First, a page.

Most job creation during 1996-1997 has been dominated by employment in Israel and in Palestinian Authority agencies, with the WBGS private economy producing only about one-quarter of new jobs. On the other hand, most job destruction has occurred in the private economy with certain economic branches--like transportation--experiencing closure-related structural retrenchment.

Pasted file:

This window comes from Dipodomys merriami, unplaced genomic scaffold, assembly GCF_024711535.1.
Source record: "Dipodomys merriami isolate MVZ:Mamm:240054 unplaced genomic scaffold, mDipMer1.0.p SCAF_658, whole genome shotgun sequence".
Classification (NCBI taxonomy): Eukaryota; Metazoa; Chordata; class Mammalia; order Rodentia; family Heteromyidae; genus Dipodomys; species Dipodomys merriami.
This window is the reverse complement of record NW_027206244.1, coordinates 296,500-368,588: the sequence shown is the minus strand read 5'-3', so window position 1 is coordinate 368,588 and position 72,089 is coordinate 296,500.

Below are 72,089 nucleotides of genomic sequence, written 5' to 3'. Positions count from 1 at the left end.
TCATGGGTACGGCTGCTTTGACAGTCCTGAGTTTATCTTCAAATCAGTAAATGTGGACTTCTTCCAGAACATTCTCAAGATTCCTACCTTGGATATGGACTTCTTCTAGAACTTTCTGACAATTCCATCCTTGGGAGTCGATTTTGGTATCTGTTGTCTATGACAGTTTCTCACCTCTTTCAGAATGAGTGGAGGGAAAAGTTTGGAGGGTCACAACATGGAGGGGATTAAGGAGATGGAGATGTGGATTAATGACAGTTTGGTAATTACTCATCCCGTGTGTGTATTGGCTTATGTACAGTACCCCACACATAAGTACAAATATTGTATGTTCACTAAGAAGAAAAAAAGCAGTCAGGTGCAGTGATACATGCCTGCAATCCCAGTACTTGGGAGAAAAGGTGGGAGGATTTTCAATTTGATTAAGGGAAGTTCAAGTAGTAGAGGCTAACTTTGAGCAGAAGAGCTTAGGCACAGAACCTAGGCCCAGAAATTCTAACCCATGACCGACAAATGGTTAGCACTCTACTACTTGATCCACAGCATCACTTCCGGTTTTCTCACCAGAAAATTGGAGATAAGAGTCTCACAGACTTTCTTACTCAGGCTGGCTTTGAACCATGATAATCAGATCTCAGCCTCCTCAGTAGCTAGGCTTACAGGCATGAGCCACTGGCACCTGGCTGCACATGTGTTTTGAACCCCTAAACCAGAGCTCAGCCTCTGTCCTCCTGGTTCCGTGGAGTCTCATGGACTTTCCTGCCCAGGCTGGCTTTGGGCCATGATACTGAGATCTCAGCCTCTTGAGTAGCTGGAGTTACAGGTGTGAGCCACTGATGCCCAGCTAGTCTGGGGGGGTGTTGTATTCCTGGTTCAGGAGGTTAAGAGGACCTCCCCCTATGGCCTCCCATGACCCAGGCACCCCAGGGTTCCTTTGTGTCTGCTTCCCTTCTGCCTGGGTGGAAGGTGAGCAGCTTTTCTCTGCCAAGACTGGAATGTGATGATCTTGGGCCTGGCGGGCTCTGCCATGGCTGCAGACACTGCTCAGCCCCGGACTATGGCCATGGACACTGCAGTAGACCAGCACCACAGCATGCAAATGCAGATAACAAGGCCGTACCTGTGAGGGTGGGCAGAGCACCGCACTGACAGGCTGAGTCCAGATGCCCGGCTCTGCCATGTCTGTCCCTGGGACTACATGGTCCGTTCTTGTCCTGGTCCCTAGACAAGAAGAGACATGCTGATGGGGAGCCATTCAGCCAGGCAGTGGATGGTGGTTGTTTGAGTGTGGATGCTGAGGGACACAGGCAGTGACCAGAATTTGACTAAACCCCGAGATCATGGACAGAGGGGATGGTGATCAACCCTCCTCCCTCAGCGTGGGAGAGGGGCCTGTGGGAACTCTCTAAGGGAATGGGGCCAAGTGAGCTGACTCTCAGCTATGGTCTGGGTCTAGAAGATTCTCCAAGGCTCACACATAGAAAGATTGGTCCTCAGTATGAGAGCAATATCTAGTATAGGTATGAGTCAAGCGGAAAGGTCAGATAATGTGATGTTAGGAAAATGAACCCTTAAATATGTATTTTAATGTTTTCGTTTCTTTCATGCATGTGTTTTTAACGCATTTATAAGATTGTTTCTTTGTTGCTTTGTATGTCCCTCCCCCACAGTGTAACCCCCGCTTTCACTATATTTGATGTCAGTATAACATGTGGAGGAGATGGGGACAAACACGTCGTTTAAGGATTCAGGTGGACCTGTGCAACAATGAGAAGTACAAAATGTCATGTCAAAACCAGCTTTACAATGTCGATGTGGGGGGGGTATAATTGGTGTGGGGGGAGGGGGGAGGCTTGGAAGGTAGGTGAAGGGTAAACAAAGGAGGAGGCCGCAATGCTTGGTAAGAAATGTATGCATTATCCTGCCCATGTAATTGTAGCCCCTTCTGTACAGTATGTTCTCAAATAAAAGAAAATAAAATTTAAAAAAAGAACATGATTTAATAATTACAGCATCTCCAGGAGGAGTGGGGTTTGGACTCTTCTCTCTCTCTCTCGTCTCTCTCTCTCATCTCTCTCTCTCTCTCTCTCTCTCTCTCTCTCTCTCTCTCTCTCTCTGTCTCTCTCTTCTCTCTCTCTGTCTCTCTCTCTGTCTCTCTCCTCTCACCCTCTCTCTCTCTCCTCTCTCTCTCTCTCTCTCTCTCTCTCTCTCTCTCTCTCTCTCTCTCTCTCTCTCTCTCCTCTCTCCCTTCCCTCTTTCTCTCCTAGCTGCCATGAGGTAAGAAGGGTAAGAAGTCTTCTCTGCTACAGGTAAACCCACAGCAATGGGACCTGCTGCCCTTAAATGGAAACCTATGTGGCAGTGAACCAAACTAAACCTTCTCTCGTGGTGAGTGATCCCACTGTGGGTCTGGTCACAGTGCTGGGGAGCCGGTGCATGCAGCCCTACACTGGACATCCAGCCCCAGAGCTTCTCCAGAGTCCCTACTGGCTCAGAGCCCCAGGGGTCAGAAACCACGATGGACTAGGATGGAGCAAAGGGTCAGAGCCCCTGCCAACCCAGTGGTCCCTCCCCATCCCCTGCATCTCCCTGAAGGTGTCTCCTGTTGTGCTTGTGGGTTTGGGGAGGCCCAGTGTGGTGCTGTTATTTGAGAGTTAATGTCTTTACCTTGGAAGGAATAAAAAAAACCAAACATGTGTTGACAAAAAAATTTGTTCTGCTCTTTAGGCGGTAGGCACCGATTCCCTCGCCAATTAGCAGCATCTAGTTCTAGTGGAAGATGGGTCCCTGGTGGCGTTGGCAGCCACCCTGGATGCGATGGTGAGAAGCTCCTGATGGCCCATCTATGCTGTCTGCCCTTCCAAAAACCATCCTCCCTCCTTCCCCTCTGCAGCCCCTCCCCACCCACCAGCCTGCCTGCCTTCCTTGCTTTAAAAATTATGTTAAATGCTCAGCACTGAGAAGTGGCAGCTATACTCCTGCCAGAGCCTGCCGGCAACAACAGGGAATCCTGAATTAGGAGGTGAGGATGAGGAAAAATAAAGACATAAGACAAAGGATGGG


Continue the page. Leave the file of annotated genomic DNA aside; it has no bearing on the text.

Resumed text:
Women's formal labour force participation declined more rapidly than that of men during first-quarter 1997. In addition, women's full-employment rate declined and their unemployment rate rose to a level higher than that for men. Part of this regression was due to the seasonal decline in agricultural employment, one-third of which was female. Moreover, economic branches which witnessed significant average employment increases (e.g. employment in Israel, PA employment, construction and commerce) hire relatively few women. Manufacturing and services, where women have relatively high participation rates, grew only modestly. More generally, the method of labour force surveys underestimates work in the informal economy where women constitute over half the persons engaged. If such work were included, women's labour force participation and full-employment rates would be higher and their unemployment rate would be lower than indicated in the formal labour force surveys.